LANSING — For what is believed would be the first time in history, Michigan’s elections board could deadlock Monday on certifying the state’s presidential election results.
By law and by practice, certification by the Board of State Canvassers — comprised of two Democratic appointees and two Republican ones — is supposed to be a routine sign-off. Certification acknowledges that Michigan’s unofficial results match the tabulated vote counts. It follows a two-week period of double-checking in Michigan’s 83 counties, where some inaccuracies in the unofficial numbers, as is normal, were found and corrected.
But these are not normal times.
The climate is hyper-partisan, disinformation is rampant, and Republican President Donald Trump and his team of lawyers are spreading false claims, working to somehow overturn election results in Michigan and other key states, and upend President-elect Joe Biden’s victory in the Electoral College, where Biden rung up 306 electoral votes to Trump’s 232.
“This system was set up decades ago, during a time when American politics and Michigan politics were more bipartisan,” said David Kimball, a professor of political science at the University of Missouri in St. Louis. By having a bipartisan board carry out the pro forma function of election certification, “it would signal to everyone that both parties believe the results are fair,” he said.
“What could go wrong?”
The prospect of a deadlock — which is by no means assured at the state level but did occur for a few hours Tuesday at the similarly structured Wayne County Board of Canvassers — has experts questioning whether a four-member board, halved along partisan lines, is still workable in a world where Republicans and Democrats disagree not just on policy, but on facts. Some also ask whether Michigan’s system needs a built-in tiebreaker, as is found in other Midwest states such as Ohio, Wisconsin and Minnesota. Still others say it is time to take the politics out of election certification, just as Michigan attempted to do with the contentious issue of drawing political boundaries in 2018, when voters created an independent citizen redistricting commission.
“A better model would attempt to displace partisanship altogether rather than build it into the system,” said Barry Burden, a political science professor and director of the Elections Research Center at the University of Wisconsin.
At the Michigan Board of State Canvassers, Republican board member Norman D. Shinkle said he has many concerns, ranging from election equipment used in Michigan to the absentee voting process, to transparency issues, and he is leaning toward seeking a delay in certification. Shinkle’s wife, Mary, was a Republican poll challenger at the TCF Center in Detroit and signed an affidavit used by the Trump campaign in a federal lawsuit that has since been withdrawn.
It would take Shinkle’s vote plus one other to delay certification. The other Republican member, Aaron Van Langevelde, has not said how he plans to vote. Van Langevelde, an attorney and former assistant prosecutor in Branch County, works for state House Republicans, whose leader, Speaker Lee Chatfield, R-Levering, flew to Washington, D.C., on Friday with a handful of other GOP lawmakers to meet at the White House with Trump.
Chatfield and state Senate Majority Leader Mike Shirkey, R-Clarklake, said after the meeting with Trump they have not been “made aware of any information that would change the outcome of the election in Michigan,” and intend to follow the normal process.
But on Saturday, Ronna McDaniel, chair of the Republican National Committee and a Michigan resident, and Laura Cox, chair of the Michigan Republican Party, wrote the board asking it to delay certification for 14 days, pending an audit, citing “procedural and accounting irregularities” such as discrepancies between the number of people recorded as having cast ballots at various Detroit precincts and the actual number of ballots counted.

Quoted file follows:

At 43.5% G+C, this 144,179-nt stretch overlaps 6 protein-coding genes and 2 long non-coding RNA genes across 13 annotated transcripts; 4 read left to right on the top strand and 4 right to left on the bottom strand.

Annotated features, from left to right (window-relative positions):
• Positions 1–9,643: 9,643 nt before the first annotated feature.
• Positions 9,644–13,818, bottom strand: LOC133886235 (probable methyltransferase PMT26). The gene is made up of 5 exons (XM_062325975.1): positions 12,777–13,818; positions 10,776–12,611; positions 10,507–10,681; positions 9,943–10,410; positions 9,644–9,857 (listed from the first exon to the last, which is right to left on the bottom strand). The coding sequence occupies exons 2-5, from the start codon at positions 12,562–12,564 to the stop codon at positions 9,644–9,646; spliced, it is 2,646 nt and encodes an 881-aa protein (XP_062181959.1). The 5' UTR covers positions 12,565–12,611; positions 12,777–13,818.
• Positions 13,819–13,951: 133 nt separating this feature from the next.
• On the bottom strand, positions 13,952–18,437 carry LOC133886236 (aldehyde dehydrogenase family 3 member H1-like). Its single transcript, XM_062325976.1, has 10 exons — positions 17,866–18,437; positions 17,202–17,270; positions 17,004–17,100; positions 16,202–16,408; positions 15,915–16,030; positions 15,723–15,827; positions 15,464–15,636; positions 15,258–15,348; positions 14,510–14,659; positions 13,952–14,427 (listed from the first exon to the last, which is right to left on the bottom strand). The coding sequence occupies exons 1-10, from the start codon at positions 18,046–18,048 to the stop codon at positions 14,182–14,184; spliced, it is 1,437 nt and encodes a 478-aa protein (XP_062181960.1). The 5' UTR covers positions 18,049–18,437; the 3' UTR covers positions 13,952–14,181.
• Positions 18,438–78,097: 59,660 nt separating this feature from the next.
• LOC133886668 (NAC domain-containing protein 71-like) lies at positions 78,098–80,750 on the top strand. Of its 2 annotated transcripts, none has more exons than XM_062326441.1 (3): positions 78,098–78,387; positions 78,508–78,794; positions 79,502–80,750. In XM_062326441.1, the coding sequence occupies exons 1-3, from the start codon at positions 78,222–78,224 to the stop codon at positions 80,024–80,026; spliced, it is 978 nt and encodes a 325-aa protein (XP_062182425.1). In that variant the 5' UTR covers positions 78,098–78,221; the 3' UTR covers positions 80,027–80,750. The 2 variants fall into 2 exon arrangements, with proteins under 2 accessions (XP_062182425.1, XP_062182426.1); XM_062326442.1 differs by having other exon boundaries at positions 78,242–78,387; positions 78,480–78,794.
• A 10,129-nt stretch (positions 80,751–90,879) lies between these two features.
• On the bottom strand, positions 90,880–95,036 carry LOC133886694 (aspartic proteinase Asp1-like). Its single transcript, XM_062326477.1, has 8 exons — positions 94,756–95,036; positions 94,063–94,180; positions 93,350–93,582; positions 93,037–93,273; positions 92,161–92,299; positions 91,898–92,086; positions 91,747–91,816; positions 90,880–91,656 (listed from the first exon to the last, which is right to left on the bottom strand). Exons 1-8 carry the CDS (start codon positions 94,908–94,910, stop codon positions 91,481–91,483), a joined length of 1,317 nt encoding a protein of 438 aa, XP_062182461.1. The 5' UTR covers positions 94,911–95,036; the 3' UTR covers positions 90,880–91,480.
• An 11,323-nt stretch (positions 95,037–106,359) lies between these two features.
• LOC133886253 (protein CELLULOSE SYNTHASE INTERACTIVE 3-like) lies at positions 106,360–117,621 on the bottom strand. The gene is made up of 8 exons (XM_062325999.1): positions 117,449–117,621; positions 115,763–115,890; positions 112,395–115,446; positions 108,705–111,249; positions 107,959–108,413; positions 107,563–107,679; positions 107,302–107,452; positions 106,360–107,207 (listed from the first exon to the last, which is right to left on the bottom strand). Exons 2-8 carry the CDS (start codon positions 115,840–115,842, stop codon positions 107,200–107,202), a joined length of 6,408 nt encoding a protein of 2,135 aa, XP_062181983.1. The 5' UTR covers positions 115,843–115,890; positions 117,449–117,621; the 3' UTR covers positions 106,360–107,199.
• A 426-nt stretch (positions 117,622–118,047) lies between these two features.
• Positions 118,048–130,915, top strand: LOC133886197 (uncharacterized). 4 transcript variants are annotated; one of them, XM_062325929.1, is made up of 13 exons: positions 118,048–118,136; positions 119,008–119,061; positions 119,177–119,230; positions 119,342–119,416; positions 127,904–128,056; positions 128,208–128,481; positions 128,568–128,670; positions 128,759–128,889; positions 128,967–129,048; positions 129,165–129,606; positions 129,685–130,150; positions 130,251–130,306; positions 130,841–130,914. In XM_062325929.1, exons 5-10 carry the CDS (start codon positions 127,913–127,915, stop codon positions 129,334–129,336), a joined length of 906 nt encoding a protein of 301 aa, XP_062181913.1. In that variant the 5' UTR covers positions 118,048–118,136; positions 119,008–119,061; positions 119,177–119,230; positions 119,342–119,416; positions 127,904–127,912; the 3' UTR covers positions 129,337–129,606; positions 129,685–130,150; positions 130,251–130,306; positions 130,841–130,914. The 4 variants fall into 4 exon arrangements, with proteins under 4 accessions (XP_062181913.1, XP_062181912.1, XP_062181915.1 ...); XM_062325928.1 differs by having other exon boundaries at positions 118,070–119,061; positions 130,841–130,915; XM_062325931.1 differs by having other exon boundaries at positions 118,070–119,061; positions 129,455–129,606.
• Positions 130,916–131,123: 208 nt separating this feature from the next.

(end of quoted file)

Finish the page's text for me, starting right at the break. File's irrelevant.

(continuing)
Election officials have said such poll book imbalances are not uncommon in precincts across Michigan and are not evidence of fraud. Instead, they typically are the result of human error, such as a reporting oversight when an absentee ballot envelope arrives and is later found not to have a ballot inside.
Secretary of State Jocelyn Benson says postelection audits are planned, including a performance audit in Wayne County, but under Michigan law such audits can only be conducted after results are certified.
The meeting of the Board of State Canvassers, which votes independently of both the Legislature and the governor, is set for 1 p.m. Monday and can be viewed on the Facebook page of the Michigan Secretary of State’s Office.
If the board does not vote Monday to certify Michigan’s election results, legal experts don’t expect it will pose a serious threat to appointing the state’s presidential electors.
If the board showed no signs of acting to certify, someone would almost certainly sue in the Michigan Court of Appeals, seeking an order requiring the board to do so. Such an order could then be appealed to the Michigan Supreme Court. Once court proceedings are concluded, preferably before the Dec. 8 “safe harbor” date by which Congress is required to accept Michigan’s electoral votes, Gov. Gretchen Whitmer would certify the state’s 16 presidential electors ahead of the Dec. 14 convening of the Electoral College.
A costly battle
The delays and costs of a possible court battle point to a weakness in Michigan’s system — the lack of a nonlitigious mechanism to break a 2-2 deadlock, said John Fortier, director of governmental studies for the Bipartisan Policy Center in Washington, D.C.
“Probably it is better to have a tiebreaker earlier in the system than go to court,” Fortier said.
But in the Midwest, most officials who serve as tiebreakers are not necessarily nonpartisan or neutral. That’s not ideal, either.
In Ohio, the secretary of state, who is an elected party official, breaks a tie and that decision is final.
In Wisconsin, the six-member commission is equally divided between Republicans and Democrats, but it is the statutory role of the commission chair — which rotates between the two parties — to certify election results.
In Minnesota, a deadlock is not possible, because the State Canvassing Board has five members. The elected secretary of state serves as board chair and fills out the board by appointing two members of the state Supreme Court and two judges from a district court.